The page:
'Anabta, Ar-Ras, Jubara (Kafriat), יום א' 25.5.08, אחה"צ

Observers: 
Alix W., Aliya S., Susan L. (reporting)
May-25-2008
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Afternoon

13:10 Qalqiliya

A rubber tire dangles on an electric cord, securely tied to a telephone pole at the checkpoint. But there are no takers to enjoy the swing. Life under Occupation is not fun… so the tire sways in the gentle breeze – alone. A line of 12-14 vehicles coming out of Qalqiliya, no end in sight, 8-10 line up to enter the city. Checking only of Israeli vehicles (those with yellow license plates). A pickup truck is pulled over to the side, coming out of Qalqiliya, the sergeant commander goes over to talk to the driver, leaving a soldier alone. The latter continues to wave vehicles through, occasionally asking to see the IDs of passengers in the large yellow taxis, at one time whistling in the direction of the primitive watchtower which we had always assumed was not manned. A soldier appears there for a moment, and then disappears from view, as the sergeant continues to talk to the driver on the other side of the roadway. We leave when the pickup truck goes on its way, and the sergeant returns to his mate at the checkpoint.

15:30 Anabta

No line of vehicles in either direction, but one soon develops as the soldier, not the commander, at the checking position into Tulkarm, stops Israeli cars and asks, not for their blue IDs, but for their car’s ownership papers! One car is told to pull over, and the young couple in it, Palestinian Israelis, hunts for more and more papers to give the demanding soldier. “I want the papers showing transfer of ownership of the car, otherwise I will call the police,” threatens the soldier at the same time giving us orders not to talk to them.

15:40 --  another car with Israeli license plates is made to show papers by this same soldier-policeman as the line of vehicles to Tulkarm increases from zero to 16. A few moments later, it’s back to no checking at all, including Israeli vehicles, and the capricious nature of the Occupation is again displayed.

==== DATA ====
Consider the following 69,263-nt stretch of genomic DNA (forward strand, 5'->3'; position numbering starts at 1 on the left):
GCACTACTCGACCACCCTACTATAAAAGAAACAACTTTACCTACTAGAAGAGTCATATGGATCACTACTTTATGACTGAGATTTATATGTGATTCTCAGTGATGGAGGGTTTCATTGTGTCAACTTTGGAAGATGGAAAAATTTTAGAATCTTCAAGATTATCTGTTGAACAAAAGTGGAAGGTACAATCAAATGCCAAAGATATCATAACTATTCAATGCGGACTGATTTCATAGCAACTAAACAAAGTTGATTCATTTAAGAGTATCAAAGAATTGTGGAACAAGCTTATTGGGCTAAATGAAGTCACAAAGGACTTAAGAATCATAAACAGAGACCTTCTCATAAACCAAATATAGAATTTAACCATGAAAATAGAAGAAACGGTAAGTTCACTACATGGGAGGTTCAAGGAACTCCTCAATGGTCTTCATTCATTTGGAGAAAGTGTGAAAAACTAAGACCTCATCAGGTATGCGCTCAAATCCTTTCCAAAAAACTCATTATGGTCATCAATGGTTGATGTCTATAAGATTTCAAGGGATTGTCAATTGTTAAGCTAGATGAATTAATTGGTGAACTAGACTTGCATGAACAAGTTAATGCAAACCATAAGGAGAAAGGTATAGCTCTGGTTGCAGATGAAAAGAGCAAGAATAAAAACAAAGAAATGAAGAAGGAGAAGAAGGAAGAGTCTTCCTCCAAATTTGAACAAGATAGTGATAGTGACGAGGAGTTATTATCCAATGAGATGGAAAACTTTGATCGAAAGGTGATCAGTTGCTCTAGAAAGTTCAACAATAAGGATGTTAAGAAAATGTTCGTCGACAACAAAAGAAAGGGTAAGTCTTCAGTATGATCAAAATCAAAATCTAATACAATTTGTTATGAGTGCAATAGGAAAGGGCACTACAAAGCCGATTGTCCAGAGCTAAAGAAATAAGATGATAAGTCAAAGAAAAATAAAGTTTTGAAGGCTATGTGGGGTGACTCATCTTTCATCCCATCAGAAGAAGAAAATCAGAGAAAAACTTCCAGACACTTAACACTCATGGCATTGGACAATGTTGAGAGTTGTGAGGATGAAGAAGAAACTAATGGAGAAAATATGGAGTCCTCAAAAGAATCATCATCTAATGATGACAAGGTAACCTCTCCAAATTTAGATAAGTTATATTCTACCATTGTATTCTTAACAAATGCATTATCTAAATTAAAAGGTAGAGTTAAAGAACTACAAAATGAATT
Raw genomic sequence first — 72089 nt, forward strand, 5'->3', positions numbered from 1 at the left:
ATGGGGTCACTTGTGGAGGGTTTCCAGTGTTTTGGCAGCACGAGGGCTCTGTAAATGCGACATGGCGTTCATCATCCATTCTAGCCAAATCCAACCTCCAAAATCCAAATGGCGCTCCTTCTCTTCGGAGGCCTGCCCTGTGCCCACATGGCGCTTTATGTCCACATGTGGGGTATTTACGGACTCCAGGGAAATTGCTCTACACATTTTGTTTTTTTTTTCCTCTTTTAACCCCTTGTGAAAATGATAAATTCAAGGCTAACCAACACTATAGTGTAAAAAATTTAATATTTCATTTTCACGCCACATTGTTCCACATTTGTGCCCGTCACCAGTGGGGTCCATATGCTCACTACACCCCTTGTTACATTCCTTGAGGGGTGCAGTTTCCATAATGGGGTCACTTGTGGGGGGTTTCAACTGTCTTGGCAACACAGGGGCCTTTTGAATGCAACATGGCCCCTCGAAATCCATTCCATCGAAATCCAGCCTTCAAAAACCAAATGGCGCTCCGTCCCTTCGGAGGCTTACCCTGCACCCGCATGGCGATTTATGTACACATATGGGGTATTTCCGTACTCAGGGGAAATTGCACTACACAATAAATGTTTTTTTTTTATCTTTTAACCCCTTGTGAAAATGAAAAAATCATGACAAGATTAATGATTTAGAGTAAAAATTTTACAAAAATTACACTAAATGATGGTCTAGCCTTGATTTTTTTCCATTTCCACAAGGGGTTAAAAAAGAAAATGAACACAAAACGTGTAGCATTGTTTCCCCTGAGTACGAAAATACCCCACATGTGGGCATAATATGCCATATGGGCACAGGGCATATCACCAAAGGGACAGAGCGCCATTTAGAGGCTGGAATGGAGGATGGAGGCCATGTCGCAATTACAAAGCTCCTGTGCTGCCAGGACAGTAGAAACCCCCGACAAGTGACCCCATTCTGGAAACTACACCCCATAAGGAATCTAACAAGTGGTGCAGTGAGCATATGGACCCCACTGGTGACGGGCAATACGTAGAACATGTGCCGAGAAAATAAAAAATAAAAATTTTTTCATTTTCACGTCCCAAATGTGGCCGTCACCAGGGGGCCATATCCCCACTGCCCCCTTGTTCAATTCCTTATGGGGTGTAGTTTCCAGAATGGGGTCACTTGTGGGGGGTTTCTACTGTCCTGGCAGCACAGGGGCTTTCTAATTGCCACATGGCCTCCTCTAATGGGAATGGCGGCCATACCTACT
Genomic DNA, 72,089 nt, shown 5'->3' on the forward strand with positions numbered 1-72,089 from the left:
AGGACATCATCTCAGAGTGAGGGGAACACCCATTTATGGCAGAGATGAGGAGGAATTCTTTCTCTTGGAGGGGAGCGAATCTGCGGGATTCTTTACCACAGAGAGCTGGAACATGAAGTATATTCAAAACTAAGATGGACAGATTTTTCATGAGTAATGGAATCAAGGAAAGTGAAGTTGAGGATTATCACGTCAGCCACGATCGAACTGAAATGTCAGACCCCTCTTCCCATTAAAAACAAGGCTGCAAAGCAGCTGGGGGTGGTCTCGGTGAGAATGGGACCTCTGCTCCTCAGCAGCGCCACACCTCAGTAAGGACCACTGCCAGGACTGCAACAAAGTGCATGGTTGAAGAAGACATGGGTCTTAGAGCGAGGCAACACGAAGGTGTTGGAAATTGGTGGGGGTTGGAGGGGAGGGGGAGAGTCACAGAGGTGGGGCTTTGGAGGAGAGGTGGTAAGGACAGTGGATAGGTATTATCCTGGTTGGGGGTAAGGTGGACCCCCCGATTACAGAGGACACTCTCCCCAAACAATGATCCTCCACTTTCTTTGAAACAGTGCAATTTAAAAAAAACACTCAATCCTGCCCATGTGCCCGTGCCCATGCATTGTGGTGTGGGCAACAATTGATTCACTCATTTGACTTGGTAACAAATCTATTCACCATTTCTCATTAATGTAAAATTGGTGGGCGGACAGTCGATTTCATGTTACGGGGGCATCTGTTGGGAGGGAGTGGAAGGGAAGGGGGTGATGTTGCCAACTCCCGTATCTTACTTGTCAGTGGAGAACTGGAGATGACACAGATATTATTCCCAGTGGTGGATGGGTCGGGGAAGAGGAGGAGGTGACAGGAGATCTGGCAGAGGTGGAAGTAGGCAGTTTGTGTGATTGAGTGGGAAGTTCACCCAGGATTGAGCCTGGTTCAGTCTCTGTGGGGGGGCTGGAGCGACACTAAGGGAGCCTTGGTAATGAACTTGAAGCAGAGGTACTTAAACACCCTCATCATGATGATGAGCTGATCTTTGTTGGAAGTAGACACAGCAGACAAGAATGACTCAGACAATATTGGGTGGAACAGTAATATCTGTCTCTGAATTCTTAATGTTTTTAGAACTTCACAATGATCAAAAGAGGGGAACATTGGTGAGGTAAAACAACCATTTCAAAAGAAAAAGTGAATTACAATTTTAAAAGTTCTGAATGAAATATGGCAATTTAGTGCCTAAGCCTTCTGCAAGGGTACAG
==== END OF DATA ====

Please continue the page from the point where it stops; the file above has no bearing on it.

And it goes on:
15:45 -- five minutes later, all the IDs of men in a pickup truck with Israeli plates are checked, but gradually the line gets shorter, and as we leave, the last in line, an Israeli car, is waved through.

16:00 Jubara

Eight semitrailers and at least 35 cars are in the checking lane at Jubara. This checkpoint has become an “ultra apartheid” checkpoint, the unwritten norm being that all Palestinian Israeli vehicles are stopped, trunks checked, and that settler cars whizzing through the separate lane, and are not checked. This, we add shamefacedly, is the lane we choose, as we request of the soldier that the gate leading up to the village be opened.
At the closed and padlocked gate we are greeted by a poster, familiar to the women of MachsomWatch by now, both here and at Beit Iba. We manage to “rescue” it before the soldier bearing the key to unlock the gate comes over. “Thanks to ‘Watch’ checkpoint [!] for your assistance in the success of our struggle.” It is signed, “Activists in the terror movement.”

Gate 753
Nobody waiting, nothing going on, but there are now four soldiers on duty here. “Watch?” one demands.

A-Ras
Wonder of wonders, the Occupiers have found a new “technique” to baffle and bother Palestinians in transit. Instead of waiting to be called from way down the steep hill leading up to the checkpoint, drivers now have to perform a “slalom,” winding their way around large rocks placed across the roadway, in both directions, we should add. How some of the semitrailers manage this is amazing: not a rock is misplaced by the huge tires, the drivers obviously being very skilful.

Another amazing sight: there are three soldiers at the southern position in the middle of the road, no one as in the past at the head of the hill on the northern side, nearer to Tulkarm. Instead, the soldier in the crows nest waves, vaguely, to waiting motorists beyond the plastic barricade across the road, and beckons them forward, while, of course, having his weapon clearly pointed at them all the time. We ask the sergeant commander, first, why they are standing where they are. “We always stand here” is the laconic reply. Next, he tells us not to stand “in the middle of the checkpoint.” Finally, we ask about the meaning of the rocks across the road.  “Against breakthroughs,” we’re told, meaning, we assume, that the Occupier thinks there may be vehicles that rush the checkpoint, having climbed up a hill which probably has a one in eight gradient! Not the first time that we have commented on the inventiveness of the Occupier in dreaming up more impediments to Palestinian life. (As an aside, maybe OCHA should count each of these new rocks strewn across the roadway at A-Ras: no doubt they add yet another burden to the lives of Palestinians in transit.)